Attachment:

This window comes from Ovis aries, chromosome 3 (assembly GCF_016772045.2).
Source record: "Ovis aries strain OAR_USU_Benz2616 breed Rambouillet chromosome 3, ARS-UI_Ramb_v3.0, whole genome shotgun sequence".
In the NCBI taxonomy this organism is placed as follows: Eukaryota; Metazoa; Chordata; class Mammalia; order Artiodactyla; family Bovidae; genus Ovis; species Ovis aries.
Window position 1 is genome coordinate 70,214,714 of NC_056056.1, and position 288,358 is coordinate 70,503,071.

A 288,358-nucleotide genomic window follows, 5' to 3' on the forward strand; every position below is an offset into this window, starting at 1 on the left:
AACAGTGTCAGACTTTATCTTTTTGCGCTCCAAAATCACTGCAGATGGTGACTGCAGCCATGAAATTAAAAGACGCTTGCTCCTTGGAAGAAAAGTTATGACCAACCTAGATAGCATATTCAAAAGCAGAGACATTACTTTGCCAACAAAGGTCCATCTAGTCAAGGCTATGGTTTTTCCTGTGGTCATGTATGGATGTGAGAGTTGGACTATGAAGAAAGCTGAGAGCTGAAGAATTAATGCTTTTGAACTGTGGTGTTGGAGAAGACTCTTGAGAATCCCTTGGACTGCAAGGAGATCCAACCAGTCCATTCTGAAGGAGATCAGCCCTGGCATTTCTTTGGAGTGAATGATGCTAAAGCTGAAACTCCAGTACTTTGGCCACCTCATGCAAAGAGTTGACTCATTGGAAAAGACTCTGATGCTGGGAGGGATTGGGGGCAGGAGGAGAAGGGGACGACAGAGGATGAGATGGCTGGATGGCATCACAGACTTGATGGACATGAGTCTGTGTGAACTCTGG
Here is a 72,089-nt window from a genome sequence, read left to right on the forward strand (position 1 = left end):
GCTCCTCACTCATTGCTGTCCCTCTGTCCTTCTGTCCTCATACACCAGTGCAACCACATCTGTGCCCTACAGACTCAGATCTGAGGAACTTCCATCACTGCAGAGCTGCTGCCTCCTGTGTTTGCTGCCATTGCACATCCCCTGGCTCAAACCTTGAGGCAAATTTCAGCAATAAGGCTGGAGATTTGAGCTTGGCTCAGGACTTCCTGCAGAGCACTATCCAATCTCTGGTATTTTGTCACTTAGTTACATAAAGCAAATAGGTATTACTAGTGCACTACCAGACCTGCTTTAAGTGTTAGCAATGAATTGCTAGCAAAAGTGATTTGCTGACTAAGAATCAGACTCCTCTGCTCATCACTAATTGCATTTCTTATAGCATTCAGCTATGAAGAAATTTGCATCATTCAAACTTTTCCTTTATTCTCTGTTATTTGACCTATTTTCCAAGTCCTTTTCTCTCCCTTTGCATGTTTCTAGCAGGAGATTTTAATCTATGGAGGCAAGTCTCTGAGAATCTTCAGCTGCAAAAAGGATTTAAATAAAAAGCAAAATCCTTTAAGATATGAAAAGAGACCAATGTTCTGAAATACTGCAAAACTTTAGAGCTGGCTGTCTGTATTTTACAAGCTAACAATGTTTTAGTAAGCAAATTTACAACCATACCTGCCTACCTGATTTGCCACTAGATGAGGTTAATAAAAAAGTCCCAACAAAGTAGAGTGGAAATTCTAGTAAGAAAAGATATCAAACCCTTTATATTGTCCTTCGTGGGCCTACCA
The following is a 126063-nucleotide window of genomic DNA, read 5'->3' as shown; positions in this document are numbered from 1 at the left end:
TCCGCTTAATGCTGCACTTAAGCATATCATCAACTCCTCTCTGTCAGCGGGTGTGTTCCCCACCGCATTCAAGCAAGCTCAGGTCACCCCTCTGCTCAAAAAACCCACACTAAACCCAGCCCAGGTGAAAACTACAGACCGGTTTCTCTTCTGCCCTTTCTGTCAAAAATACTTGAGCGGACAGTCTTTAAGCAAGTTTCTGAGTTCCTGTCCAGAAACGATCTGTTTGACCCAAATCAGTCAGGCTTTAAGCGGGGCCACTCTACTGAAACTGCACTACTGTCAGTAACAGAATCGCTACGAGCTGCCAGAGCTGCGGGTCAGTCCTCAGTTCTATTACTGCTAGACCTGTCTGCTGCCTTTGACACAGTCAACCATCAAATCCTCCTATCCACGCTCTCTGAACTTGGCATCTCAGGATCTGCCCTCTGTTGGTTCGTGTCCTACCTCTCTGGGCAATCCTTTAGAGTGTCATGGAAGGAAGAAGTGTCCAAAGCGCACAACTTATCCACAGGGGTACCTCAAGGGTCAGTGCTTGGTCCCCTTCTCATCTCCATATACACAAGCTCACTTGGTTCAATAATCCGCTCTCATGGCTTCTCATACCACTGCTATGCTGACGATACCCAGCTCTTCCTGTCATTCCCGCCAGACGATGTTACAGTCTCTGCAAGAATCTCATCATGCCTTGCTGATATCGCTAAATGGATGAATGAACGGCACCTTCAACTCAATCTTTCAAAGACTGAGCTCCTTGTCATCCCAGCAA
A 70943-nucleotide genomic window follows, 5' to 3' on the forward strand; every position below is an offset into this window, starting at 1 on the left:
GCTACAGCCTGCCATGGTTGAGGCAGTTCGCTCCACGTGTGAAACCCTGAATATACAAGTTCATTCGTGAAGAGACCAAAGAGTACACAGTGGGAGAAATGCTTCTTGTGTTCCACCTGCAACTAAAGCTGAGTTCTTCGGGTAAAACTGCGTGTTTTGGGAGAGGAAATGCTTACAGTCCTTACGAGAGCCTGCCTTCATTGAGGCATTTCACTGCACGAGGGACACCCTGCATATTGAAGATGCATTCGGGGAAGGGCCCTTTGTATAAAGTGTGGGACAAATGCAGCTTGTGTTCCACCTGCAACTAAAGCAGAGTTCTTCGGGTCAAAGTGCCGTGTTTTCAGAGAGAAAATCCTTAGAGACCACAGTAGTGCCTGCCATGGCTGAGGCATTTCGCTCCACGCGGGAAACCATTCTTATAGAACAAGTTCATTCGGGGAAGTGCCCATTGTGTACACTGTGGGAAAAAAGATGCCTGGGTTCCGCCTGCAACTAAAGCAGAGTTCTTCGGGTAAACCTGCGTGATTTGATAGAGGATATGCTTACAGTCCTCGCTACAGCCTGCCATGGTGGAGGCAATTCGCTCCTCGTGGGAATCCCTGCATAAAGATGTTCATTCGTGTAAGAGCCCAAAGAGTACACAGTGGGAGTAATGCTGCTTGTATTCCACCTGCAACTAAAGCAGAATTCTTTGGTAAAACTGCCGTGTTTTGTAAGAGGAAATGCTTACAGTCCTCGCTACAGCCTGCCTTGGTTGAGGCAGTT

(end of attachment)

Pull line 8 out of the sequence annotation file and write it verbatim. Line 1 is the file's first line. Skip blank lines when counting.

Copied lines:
GCTCCTCACTCATTGCTGTCCCTCTGTCCTTCTGTCCTCATACACCAGTGCAACCACATCTGTGCCCTACAGACTCAGATCTGAGGAACTTCCATCACTGCAGAGCTGCTGCCTCCTGTGTTTGCTGCCATTGCACATCCCCTGGCTCAAACCTTGAGGCAAATTTCAGCAATAAGGCTGGAGATTTGAGCTTGGCTCAGGACTTCCTGCAGAGCACTATCCAATCTCTGGTATTTTGTCACTTAGTTACATAAAGCAAATAGGTATTACTAGTGCACTACCAGACCTGCTTTAAGTGTTAGCAATGAATTGCTAGCAAAAGTGATTTGCTGACTAAGAATCAGACTCCTCTGCTCATCACTAATTGCATTTCTTATAGCATTCAGCTATGAAGAAATTTGCATCATTCAAACTTTTCCTTTATTCTCTGTTATTTGACCTATTTTCCAAGTCCTTTTCTCTCCCTTTGCATGTTTCTAGCAGGAGATTTTAATCTATGGAGGCAAGTCTCTGAGAATCTTCAGCTGCAAAAAGGATTTAAATAAAAAGCAAAATCCTTTAAGATATGAAAAGAGACCAATGTTCTGAAATACTGCAAAACTTTAGAGCTGGCTGTCTGTATTTTACAAGCTAACAATGTTTTAGTAAGCAAATTTACAACCATACCTGCCTACCTGATTTGCCACTAGATGAGGTTAATAAAAAAGTCCCAACAAAGTAGAGTGGAAATTCTAGTAAGAAAAGATATCAAACCCTTTATATTGTCCTTCGTGGGCCTACCA